Drugs can’t work for patients who don’t take them.
Statistics over many years have shown that around half of all patients don’t take their medication as prescribed. That leaves them at risk of continuing pain or even of more serious harm or death – and it’s also costly for the NHS as patients are likely to need further appointments and more potentially wasted treatment.
Clinical Psychologist Dr Jessica Dean has worked in Salford Royal’s kidney department since 2008. Her role includes supporting patients through treatment that can be demanding and demoralising, as well as helping them to keep to their treatment.
She has trained colleagues on motivational interviewing, using techniques that draw out what is important to the patient so they feel engaged and motivated about their treatment. This was initially developed by experts working in addiction, who found simply telling people what to do didn’t work but that they could influence patients’ behaviour if they found out what mattered to them.
Kidney patients face drastic changes to their lifestyle, restrictions on what they can eat and drink, large amounts of medication to be taken on a strict timetable and some need dialysis several times a week – all of which can be difficult to manage, particularly when you’re feeling very ill.
The renal team has found using motivational interviewing techniques has made a big difference to consultations with patients, making them more personal and focused on what they care about. The result has been that patients are more engaged with their treatment and feel more in control of it.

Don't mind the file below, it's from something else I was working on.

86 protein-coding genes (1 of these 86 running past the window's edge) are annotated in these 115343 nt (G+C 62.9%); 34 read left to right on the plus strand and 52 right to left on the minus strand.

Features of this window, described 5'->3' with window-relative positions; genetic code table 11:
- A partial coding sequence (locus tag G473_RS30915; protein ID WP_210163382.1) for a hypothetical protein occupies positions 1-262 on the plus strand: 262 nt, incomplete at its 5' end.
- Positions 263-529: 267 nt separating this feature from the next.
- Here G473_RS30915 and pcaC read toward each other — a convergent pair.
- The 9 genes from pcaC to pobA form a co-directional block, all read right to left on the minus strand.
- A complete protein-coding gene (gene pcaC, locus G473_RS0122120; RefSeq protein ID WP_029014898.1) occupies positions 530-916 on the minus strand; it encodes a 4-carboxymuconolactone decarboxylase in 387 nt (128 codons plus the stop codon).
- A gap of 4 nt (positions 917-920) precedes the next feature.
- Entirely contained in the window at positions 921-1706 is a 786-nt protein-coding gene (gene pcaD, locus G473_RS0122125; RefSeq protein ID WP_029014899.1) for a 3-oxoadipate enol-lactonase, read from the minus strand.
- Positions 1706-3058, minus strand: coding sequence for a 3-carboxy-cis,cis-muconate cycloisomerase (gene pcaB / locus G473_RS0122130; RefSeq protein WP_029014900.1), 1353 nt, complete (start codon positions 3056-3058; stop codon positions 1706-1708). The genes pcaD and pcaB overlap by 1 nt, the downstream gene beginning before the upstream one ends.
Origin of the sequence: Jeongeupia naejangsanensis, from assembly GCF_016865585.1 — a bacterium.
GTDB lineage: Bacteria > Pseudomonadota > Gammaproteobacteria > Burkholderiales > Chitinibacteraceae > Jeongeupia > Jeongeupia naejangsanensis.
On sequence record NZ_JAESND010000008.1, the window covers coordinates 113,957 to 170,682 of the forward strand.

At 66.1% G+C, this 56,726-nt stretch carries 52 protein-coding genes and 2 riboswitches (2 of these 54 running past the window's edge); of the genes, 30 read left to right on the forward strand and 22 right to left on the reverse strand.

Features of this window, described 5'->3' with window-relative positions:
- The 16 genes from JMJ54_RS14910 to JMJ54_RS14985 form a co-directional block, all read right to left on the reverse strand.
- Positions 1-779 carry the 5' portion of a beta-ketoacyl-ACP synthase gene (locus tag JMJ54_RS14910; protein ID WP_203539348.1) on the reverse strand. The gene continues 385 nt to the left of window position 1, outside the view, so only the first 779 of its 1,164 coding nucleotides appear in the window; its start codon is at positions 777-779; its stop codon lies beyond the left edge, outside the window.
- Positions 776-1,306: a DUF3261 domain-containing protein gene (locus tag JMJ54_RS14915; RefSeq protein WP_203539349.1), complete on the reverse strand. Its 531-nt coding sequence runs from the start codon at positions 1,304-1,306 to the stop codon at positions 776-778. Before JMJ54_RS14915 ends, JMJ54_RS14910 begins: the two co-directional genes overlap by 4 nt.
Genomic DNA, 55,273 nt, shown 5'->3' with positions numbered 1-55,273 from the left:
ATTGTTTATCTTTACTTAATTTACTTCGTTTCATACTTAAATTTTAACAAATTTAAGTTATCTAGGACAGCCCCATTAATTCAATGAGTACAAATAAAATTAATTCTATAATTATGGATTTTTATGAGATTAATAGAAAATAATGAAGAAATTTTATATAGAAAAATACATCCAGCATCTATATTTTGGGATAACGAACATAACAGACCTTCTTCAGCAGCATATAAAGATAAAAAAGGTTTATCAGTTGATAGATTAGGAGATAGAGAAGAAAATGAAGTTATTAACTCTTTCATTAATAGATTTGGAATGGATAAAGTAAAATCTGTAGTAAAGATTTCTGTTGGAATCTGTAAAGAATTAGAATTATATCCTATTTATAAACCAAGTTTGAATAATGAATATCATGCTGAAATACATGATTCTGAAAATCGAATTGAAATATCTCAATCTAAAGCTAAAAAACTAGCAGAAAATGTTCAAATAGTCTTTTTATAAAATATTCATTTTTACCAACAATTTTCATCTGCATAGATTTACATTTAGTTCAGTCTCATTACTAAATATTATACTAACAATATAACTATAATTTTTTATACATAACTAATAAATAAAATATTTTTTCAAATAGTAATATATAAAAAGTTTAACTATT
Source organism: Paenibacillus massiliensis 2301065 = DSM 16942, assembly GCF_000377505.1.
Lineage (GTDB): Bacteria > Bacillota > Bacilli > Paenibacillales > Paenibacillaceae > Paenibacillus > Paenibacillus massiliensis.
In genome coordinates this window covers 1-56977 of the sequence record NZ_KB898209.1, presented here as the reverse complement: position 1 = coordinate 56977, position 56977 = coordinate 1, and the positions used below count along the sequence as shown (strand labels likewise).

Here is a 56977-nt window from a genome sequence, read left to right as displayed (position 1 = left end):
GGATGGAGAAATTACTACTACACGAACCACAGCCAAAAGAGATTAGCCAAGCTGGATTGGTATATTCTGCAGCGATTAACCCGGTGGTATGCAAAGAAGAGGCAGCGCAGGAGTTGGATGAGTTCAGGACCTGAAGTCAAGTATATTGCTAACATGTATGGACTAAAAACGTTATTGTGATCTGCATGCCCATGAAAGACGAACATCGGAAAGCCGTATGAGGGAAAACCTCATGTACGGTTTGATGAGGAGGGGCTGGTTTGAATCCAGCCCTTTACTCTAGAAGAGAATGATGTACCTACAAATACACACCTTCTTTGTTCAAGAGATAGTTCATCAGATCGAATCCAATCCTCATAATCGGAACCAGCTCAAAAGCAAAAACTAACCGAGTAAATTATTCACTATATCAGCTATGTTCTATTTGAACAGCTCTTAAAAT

Jessica has published a number of research papers on her work in the renal department. She said: “There’s been a tendency in the past to look at a ‘one size fits all’ approach but that doesn’t work. We’ve found that thinking about the individual and how we can react to what they want – it might be more energy to play with their grandchildren, for instance, or a better night’s sleep – is very important. It makes it more of a collaboration, with staff giving patients the right information and allowing them to make choices about their treatment.”
This personalised approach also applies to Jessica’s recent work looking at how clinical staff can encourage patients to adhere to their medical treatments by responding to their personality type and tailoring their approach to suit it. Jessica and colleagues in Birmingham and Switzerland have worked with author Gretchen Rubin and used her ‘four tendencies’ framework which characterises people as upholders, questioners, obligers and rebels. They have called for more research in this area.